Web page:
The heading Canadian online source for children’s health, AboutKidsHealth.ca, says that an increasing number of children are successfully using acupuncture to treat chronic pain.
When teenager Andrew Pearce was first diagnosed with the immune system disorder Guillaim-Barre syndrome, he could barely walk. At one point, he could not move anything in his body from his shoulders down. He went through a long series of therapies, including acupuncture, to help restore his muscle function. Acupuncture aided with his recovery by helping to stimulate the nerves and muscles in his knees.
Over the past several decades, people like Andrew have turned more and more to complementary and alternative medicines (CAMs) such as acupuncture. One-third of pediatric pain centres in the United States now offer acupuncture as part of their services.
In 2000, Toronto’s Mount Sinai Hospital established an acupuncture clinic in conjunction with the Michener Institute. Headed by Dr. Adam Chen, a licensed acupuncturist with over 30 years of clinical experience, Mount Sinai offers acupuncture to a wide variety of patients who live with chronic pain. About 10% of his patients are children. Working at Mount Sinai provides acupuncture practitioners and students with “a new perspective on the application of acupuncture and the role it can play when combined with modern medicine in a clinical setting,” says Dr. Chen.
What is acupuncture?
Acupuncture is an element of traditional Chinese medicine. In acupuncture, it is believed that there are 12 channels, called meridians, in the body. These meridians carry energy, called ‘qi’, throughout the body. A ‘blockage’ of the energy within any of these meridians can lead to health issues or pain. There are a great number of acupuncture points along each of these meridians. Each person’s body has more than 300 ‘acupoints’ where energy flow can be disrupted. Acupuncture is the insertion and manipulation of needles at specified acupoints along these meridians to help relieve blockages.
A number of studies support the use of acupuncture in the treatment of chronic pain. One trial evaluated 47 young people aged five to 20 years who received acupuncture treatment for various chronic pain conditions. Seventy per cent of patients and 59% of their parents found acupuncture helpful in relieving pain. The study also found that 67% of patients and 60% of parents thought the treatment experience was pleasant or positive.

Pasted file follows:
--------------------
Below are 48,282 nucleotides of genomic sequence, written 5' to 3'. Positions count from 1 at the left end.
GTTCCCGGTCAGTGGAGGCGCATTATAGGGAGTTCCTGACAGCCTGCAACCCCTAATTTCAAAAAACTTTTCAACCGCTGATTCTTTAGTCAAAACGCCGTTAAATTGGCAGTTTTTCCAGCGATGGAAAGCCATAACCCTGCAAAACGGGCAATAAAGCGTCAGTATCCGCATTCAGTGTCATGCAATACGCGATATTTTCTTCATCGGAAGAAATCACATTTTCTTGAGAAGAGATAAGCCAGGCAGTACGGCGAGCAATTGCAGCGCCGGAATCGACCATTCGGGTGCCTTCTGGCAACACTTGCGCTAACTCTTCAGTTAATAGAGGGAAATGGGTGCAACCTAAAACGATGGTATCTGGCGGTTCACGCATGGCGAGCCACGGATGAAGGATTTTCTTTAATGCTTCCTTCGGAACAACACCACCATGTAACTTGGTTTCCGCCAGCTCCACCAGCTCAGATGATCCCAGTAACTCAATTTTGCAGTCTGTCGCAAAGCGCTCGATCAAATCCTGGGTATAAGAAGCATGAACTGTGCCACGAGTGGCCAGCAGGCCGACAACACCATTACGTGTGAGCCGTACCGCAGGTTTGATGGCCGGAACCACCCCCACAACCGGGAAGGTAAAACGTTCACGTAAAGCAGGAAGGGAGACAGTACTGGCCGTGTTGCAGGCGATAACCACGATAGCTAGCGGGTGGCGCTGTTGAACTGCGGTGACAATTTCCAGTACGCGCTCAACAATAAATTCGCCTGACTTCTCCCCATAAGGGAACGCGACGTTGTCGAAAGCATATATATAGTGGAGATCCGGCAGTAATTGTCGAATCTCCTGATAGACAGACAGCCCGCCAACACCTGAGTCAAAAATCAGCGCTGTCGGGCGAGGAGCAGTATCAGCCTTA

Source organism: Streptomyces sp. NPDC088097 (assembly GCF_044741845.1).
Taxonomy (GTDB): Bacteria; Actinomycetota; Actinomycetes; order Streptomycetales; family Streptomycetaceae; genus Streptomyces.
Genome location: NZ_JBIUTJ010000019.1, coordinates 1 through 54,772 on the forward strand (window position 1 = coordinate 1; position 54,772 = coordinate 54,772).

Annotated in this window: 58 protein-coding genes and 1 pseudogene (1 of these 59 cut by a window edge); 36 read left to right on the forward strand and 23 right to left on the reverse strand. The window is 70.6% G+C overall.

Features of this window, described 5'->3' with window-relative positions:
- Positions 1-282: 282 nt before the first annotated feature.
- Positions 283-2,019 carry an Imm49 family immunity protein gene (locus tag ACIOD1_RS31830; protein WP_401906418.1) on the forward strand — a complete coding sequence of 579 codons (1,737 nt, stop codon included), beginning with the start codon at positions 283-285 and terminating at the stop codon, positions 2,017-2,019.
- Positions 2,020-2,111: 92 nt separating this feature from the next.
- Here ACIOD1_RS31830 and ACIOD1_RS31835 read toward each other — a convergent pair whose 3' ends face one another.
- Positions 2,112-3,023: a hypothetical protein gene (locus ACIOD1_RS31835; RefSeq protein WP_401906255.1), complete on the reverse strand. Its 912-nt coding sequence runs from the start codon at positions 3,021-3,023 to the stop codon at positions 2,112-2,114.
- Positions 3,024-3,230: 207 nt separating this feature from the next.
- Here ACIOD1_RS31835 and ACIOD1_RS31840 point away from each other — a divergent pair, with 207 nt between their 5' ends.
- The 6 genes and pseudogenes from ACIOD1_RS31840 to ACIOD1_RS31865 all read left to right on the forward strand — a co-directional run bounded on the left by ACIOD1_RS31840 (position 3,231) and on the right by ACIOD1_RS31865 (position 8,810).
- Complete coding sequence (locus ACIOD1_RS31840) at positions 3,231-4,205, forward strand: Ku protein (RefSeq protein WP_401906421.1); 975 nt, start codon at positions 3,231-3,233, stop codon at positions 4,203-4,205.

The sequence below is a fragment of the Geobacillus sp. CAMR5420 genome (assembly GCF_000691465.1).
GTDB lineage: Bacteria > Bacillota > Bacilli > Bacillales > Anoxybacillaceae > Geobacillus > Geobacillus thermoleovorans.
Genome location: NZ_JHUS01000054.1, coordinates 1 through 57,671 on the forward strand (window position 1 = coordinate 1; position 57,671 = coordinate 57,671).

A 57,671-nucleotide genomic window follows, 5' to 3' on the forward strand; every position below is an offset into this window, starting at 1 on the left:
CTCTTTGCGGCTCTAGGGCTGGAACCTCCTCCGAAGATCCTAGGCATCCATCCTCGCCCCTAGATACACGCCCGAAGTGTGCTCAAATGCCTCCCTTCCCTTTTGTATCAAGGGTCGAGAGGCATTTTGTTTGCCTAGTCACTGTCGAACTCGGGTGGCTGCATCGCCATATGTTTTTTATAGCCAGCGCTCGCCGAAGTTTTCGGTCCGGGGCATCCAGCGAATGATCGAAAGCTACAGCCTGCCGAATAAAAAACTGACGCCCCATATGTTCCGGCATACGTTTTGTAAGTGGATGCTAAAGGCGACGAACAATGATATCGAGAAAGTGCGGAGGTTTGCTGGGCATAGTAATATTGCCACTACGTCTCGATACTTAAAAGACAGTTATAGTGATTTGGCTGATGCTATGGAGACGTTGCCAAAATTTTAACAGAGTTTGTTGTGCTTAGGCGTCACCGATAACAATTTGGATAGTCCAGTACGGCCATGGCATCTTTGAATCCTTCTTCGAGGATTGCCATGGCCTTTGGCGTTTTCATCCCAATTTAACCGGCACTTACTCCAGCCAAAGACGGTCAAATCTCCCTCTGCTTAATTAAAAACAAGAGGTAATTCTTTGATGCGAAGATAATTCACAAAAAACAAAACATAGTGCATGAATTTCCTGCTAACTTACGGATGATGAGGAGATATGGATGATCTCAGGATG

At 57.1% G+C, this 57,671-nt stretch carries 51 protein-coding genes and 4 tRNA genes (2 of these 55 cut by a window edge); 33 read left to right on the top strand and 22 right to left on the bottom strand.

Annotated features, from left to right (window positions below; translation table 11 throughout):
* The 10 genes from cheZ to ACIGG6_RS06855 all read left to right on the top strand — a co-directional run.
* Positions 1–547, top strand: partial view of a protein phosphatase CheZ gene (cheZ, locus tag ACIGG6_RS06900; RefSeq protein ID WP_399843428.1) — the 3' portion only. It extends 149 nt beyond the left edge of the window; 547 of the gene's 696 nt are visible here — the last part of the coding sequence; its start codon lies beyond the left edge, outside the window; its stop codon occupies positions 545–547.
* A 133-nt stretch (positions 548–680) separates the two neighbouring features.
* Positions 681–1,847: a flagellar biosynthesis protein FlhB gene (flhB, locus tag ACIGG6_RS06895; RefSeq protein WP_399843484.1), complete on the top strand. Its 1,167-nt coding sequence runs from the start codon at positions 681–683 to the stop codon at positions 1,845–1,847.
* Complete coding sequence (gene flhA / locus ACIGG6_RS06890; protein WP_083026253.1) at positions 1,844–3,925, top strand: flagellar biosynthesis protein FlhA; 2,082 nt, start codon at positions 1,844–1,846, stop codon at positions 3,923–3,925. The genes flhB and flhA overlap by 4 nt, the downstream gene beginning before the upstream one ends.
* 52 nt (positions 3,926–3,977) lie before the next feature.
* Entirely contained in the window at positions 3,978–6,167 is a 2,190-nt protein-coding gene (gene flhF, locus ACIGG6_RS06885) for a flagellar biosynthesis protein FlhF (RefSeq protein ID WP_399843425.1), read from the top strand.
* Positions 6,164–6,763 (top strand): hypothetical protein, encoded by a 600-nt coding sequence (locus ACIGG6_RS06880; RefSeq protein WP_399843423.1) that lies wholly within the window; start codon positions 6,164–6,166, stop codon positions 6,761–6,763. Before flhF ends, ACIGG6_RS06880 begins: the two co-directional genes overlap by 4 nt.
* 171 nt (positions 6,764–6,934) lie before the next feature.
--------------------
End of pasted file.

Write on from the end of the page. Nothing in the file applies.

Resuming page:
Are children and teens afraid of the needles?
Many children tolerate acupuncture well and view acupuncture as a positive experience. However, some children may be wary of the needles. Many acupuncturists will be extra gentle when treating children. Practitioners stress the importance of reducing anxiety and establishing a friendly and trusting environment before giving acupuncture.
Teenagers may find acupuncture treatment quite fascinating. Andrew, for example, was not nervous about the needles. “I watched it all and found it interesting. My acupuncturist explained the whole thing before and during the procedure. It was great. It was a relaxing, calm feeling throughout the procedure.”
Please visit AboutKidsHealth.ca’s page on Acupuncture to read the full article, and discover more information about the process and effectiveness of acupuncture for children. Alternatively, visit www.aboutkidshealth.ca to read about the other children health resources available.
AboutKidsHealth.ca is the leading Canadian online source for trusted child health information, and has a scope and scale that is unique in the world. Developed by SickKids Learning Institute in collaboration with over 300 paediatric health specialists, the site provides parents, children, and community health care providers with evidence-based information about everyday health and complex medical conditions, from adhd to chronic pain. AboutKidsHealth.ca adheres to rigorous quality standards for the creation and review of health information.
Visit http://www.aboutkidshealth.ca to find out more.
For more information please contact:
Sue Mackay, Communications
The Hospital for Sick Children
555 University Avenue